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idioglot (not comparable)

  1. (music) Having a vibrating reed that is an integral part of the instrument.
    • 1975, Sibyl Marcuse, A survey of musical instruments, page 729:
      Further north, in rural Lithuania, a folk clarinet has a cylindrical tube closed at the top, with idioglot reed taken in the player's mouth for its entire length.
    • 1995, Colin James Lawson, The Cambridge Companion to the Clarinet, →ISBN, page 2:
      Pipes with idioglot reeds (not separate pieces of cane, but cut in the tube itself) have been identified from later civilisations, for example the Greek aulos and the Sardinian launeddas.
    • 2008, Eric Hoeprich, The Clarinet, →ISBN, page 13:
      Alongside the clarinet of today, idioglot instruments are still played in many European countries, along the Baltic and in the Balkans, as well as Asia, Africa and South America.


idioglot (plural idioglots)

  1. (music) An idioglot instrument.
    • 1987, The World of Music - Volume 29, page 69:
      Masa (tongs) -an idioglot with a sound-rhythmical effect and with a secondary musical function; made of iron.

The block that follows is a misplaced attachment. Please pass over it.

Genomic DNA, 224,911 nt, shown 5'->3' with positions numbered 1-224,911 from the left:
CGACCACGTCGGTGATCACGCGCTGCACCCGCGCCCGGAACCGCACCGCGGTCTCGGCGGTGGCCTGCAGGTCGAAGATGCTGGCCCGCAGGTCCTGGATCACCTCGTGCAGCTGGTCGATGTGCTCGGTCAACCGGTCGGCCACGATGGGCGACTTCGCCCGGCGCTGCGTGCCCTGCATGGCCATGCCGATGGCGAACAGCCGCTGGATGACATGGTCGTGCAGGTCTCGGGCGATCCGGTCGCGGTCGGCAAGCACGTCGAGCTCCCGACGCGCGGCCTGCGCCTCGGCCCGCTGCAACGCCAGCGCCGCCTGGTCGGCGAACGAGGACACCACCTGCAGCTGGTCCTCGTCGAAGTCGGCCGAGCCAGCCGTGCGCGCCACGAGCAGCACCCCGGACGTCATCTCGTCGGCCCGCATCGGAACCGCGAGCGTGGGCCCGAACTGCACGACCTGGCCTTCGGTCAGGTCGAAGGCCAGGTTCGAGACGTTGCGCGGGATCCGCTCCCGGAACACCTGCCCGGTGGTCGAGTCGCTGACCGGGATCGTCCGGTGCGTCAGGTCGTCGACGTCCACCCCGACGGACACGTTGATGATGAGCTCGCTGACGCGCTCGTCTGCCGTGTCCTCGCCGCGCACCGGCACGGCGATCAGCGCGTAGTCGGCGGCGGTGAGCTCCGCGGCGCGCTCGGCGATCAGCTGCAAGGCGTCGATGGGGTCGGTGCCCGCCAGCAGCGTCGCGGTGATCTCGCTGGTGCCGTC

• 1988, Eric Montbel, Le Roseau et la musique, page 78:
      These simple instruments (idioglots) still found in Syria, Crete, Turkmenistan amongst others are also used by children who have a good supply of reeds nearby.
    • 2016, Michael J. Pagliaro, Basic Elements of Music, →ISBN, page 88:
      The single reed iterations were often idioglots because of the simple structural design required to produce such a sound generator.
  2. A person who speaks an idiolect.
    • 1891, W. Hale White & C.H. Golding-Bird, “Two Cases of Idioglossia, with Phonographic Demonstration of the Peculiarity of Speech”, in Medico-chirurgical transactions, volume 74:
      In a case quoted by Romanes, the reference to which we give later, a child aged 4½ years was the subject of idioglossia, but her younger brother was able to converse with her in her own idioglot language, although he also talked childish English.
    • 1995, Martin Amis, The Information, →ISBN:
      For some reason it is the destiny of Richard Tull, to be surrounded by ideoglots. Idioglots, with their idiolects.
    • 2009, B Geary, “Essential tropical emergency medicine skills”, in Emergency Medicine Journal, volume 26, number 6:
      I achieve this effect somewhat reliably when I suppress the internal dialogue of self-absorptive self-consciousness and communicate using pidgin English. I am an idioglot using a personalised idiolect.